The new realities
Even in the flattest landscape there are passes where the road first climbs to a peak and then descends into a new valley. Most of these passes are simply topography with little or no difference in climate, language, or culture between the valleys on either side. But some passes are different: they are true divides. History too knows such divides. Once these divides have been crossed, the social and political landscape changes; the social and political climate is different, and so is the social and political language. Some time between 1965 and 1973 we passed over such a divide and entered “the next century.”
Challenging, insightful, and provocative, Peter Drucker’s The New Realities anticipates the central issues of a rapidly changing world. When it was initially published, in 1989, some reviewers mistakenly thought The New Realities was a book about the future, or in other words, a series of predictions. But, as indicated in the title, the book discusses realities. Drucker argues that events of the next thirty to forty years, or even further on, had already largely been defined by events of the previous half-century. Thus, Drucker discusses episodes in world history that had not yet happened at the time of the book’s initial publication, such as: the archaism of the hope for “salvation by society” in “The End of FDR’s America”; the democratization of the Soviet Union in “When the Russian Empire is Gone”; the technology boom of the 1990s in “The Information-Based Organization”; and the evolution of management in “Management as Social Function and Liberal Art.”
Graced with a new preface by the author that discusses both reactions to the original publication of the book and how important it is for decision-makers to consider the past and present when planning for the future, The New Realities is mandatory reading for understanding politics, government, the economy, information technology, and business in an ever-changing world.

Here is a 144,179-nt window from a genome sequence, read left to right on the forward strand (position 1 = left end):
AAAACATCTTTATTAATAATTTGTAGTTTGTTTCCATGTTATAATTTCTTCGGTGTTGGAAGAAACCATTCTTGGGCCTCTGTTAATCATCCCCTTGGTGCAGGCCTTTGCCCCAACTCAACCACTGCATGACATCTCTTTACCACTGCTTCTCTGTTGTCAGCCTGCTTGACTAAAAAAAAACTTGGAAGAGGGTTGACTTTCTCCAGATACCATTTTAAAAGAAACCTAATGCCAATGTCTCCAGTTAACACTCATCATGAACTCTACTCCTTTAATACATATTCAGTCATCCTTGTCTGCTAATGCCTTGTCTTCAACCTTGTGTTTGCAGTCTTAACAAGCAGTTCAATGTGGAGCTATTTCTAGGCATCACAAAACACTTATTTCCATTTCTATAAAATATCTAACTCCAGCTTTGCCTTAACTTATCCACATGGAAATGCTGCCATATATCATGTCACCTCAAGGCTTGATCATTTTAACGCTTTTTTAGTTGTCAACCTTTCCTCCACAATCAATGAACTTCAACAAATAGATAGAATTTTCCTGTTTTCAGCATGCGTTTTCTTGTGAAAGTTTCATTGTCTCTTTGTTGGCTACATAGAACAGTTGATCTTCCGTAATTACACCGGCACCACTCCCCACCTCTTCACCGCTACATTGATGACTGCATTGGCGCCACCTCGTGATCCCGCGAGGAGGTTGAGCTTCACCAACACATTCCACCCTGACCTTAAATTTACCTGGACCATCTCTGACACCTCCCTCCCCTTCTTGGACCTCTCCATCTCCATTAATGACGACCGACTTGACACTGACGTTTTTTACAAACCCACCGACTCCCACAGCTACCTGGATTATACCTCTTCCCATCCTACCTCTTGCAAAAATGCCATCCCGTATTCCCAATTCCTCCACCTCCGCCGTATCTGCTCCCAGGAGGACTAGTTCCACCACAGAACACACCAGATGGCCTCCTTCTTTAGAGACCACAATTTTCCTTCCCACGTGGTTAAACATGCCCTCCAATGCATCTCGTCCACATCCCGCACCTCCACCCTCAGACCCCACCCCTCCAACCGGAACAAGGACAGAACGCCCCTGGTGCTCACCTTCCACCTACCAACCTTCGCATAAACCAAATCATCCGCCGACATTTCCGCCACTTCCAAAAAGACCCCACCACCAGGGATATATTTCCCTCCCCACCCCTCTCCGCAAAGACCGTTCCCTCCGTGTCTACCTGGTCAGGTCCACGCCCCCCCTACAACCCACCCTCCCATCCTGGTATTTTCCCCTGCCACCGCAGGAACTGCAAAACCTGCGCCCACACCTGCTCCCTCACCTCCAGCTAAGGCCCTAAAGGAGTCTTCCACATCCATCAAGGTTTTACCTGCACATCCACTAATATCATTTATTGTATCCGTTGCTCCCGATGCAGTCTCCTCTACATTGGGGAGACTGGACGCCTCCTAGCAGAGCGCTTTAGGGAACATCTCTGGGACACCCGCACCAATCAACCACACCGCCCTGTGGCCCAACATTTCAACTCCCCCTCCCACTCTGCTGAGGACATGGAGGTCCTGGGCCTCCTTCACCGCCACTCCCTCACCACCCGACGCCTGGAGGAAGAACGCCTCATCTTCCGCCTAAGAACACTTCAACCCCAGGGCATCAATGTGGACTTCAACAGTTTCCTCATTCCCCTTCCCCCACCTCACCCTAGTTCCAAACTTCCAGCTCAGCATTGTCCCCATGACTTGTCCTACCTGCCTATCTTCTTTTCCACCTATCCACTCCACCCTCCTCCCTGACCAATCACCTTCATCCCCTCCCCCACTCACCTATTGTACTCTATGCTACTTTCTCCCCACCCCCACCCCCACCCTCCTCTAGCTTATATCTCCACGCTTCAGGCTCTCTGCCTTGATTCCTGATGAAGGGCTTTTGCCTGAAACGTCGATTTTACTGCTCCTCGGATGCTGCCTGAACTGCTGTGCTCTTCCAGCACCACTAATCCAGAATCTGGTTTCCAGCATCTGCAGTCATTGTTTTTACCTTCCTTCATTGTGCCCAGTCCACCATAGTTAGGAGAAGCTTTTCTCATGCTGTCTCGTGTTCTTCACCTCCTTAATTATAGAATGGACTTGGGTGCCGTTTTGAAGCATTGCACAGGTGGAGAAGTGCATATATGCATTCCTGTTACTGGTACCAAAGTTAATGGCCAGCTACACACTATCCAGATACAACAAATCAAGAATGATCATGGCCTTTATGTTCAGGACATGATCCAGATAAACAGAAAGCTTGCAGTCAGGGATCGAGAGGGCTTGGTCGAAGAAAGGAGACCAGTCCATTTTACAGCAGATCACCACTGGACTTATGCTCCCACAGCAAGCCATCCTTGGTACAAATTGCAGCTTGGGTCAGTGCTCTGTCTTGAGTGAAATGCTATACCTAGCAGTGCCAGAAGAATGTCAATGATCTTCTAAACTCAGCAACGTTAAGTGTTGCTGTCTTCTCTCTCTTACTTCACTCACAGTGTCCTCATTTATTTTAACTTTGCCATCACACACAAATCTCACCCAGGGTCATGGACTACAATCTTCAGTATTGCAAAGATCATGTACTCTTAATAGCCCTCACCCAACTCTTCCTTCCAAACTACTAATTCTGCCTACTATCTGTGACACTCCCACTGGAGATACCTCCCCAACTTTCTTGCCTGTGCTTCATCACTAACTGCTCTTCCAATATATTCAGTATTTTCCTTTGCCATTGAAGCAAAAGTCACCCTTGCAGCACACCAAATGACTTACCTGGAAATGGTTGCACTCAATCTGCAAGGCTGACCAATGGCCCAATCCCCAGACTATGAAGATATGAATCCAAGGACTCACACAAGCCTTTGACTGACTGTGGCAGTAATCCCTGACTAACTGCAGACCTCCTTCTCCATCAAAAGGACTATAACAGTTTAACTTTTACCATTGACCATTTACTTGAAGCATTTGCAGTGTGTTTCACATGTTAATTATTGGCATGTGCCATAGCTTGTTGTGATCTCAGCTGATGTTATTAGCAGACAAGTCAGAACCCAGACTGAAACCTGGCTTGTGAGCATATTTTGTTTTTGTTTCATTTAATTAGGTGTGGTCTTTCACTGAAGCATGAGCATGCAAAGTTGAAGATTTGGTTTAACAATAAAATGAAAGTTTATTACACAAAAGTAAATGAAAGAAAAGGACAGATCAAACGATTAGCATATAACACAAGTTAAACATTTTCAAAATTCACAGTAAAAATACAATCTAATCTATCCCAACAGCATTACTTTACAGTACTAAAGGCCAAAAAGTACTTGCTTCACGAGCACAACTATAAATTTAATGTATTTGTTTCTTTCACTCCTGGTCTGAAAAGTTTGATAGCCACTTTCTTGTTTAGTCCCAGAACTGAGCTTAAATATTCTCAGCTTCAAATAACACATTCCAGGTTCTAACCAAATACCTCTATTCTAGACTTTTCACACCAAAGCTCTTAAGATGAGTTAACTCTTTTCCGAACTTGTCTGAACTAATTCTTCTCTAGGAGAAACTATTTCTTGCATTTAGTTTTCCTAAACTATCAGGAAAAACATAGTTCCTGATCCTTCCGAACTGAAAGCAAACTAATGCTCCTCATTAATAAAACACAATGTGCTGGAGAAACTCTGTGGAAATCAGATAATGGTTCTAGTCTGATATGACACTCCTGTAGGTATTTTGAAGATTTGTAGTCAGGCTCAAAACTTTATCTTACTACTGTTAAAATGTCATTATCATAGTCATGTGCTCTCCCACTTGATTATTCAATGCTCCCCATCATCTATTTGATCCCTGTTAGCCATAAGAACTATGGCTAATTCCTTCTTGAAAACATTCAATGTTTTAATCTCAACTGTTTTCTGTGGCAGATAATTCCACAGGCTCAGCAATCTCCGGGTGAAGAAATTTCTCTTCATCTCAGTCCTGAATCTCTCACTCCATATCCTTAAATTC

House of the Mother
This is a gathering of poetry and antique photographs in search of the healing power of the mother. It takes a hard look at the enormous world consequence of diminishing her life force, which is the healing and nurturing part of humanity. There are poems from Bright’s work as an educator and poems that strip bare institutionalized child abuse. There are poems about the Heartland, America, in the ’50s and ’60s and poems about how the Mothers hold our lives together with love, creating relationship–the thread of life.
“Susan digs down to the dirt to make you see the dark realities of womankind’s struggles from pre-civilization to present day, which I call The Destructive Era. Images she fills us with: raising our children in a violent world; the storms of the raging Earth Mother; keeping track of our planetary brothers and the newest forms of their ideology; women’s rights or shall I say lack of them; how what was happening 100 years ago was woven with misery, (for misery is always our shadow), the timelessness of racism . . This book is not to be missed and I sincerely mean it.”
The Middle East
In a sweeping and vivid survey, renowned historian Bernard Lewis charts the history of the Middle East over the last 2,000 years, from the birth of Christianity through the modern era, focusing on the successive transformations that have shaped it.